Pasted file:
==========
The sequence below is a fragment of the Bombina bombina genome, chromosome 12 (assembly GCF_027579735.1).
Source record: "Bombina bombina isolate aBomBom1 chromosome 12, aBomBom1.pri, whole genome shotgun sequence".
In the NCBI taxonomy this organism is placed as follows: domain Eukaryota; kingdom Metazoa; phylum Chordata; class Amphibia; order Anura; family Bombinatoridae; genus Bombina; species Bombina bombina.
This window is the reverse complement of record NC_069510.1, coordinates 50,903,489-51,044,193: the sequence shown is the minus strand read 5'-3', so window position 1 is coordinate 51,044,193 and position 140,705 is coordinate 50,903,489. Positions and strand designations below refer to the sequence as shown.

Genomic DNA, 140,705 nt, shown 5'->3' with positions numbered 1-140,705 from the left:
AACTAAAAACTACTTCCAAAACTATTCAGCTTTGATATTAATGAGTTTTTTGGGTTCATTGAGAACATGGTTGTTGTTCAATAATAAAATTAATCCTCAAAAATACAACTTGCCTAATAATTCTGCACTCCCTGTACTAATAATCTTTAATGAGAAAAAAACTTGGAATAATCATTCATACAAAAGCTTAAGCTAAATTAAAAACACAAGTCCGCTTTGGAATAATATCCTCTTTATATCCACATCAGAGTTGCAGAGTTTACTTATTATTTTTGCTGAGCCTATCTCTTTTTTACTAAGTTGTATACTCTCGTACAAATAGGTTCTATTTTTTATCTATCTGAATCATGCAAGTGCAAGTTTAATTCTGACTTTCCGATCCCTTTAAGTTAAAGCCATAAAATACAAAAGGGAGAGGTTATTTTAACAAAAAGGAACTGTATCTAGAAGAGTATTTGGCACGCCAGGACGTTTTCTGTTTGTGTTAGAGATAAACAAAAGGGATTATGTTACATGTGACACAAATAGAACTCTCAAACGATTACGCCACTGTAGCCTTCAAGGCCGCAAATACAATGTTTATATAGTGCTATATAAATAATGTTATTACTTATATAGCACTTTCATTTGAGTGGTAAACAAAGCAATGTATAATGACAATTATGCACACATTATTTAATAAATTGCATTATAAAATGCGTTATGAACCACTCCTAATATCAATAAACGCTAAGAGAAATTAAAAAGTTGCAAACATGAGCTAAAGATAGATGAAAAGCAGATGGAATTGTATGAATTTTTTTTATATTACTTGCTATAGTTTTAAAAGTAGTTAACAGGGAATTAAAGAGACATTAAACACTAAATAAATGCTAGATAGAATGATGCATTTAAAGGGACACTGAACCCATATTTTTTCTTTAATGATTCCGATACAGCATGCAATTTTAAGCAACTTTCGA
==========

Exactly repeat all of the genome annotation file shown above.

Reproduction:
The sequence below is a fragment of the Bombina bombina genome, chromosome 12 (assembly GCF_027579735.1).
Source record: "Bombina bombina isolate aBomBom1 chromosome 12, aBomBom1.pri, whole genome shotgun sequence".
In the NCBI taxonomy this organism is placed as follows: domain Eukaryota; kingdom Metazoa; phylum Chordata; class Amphibia; order Anura; family Bombinatoridae; genus Bombina; species Bombina bombina.
This window is the reverse complement of record NC_069510.1, coordinates 50,903,489-51,044,193: the sequence shown is the minus strand read 5'-3', so window position 1 is coordinate 51,044,193 and position 140,705 is coordinate 50,903,489. Positions and strand designations below refer to the sequence as shown.

Genomic DNA, 140,705 nt, shown 5'->3' with positions numbered 1-140,705 from the left:
AACTAAAAACTACTTCCAAAACTATTCAGCTTTGATATTAATGAGTTTTTTGGGTTCATTGAGAACATGGTTGTTGTTCAATAATAAAATTAATCCTCAAAAATACAACTTGCCTAATAATTCTGCACTCCCTGTACTAATAATCTTTAATGAGAAAAAAACTTGGAATAATCATTCATACAAAAGCTTAAGCTAAATTAAAAACACAAGTCCGCTTTGGAATAATATCCTCTTTATATCCACATCAGAGTTGCAGAGTTTACTTATTATTTTTGCTGAGCCTATCTCTTTTTTACTAAGTTGTATACTCTCGTACAAATAGGTTCTATTTTTTATCTATCTGAATCATGCAAGTGCAAGTTTAATTCTGACTTTCCGATCCCTTTAAGTTAAAGCCATAAAATACAAAAGGGAGAGGTTATTTTAACAAAAAGGAACTGTATCTAGAAGAGTATTTGGCACGCCAGGACGTTTTCTGTTTGTGTTAGAGATAAACAAAAGGGATTATGTTACATGTGACACAAATAGAACTCTCAAACGATTACGCCACTGTAGCCTTCAAGGCCGCAAATACAATGTTTATATAGTGCTATATAAATAATGTTATTACTTATATAGCACTTTCATTTGAGTGGTAAACAAAGCAATGTATAATGACAATTATGCACACATTATTTAATAAATTGCATTATAAAATGCGTTATGAACCACTCCTAATATCAATAAACGCTAAGAGAAATTAAAAAGTTGCAAACATGAGCTAAAGATAGATGAAAAGCAGATGGAATTGTATGAATTTTTTTTATATTACTTGCTATAGTTTTAAAAGTAGTTAACAGGGAATTAAAGAGACATTAAACACTAAATAAATGCTAGATAGAATGATGCATTTAAAGGGACACTGAACCCATATTTTTTCTTTAATGATTCCGATACAGCATGCAATTTTAAGCAACTTTCGA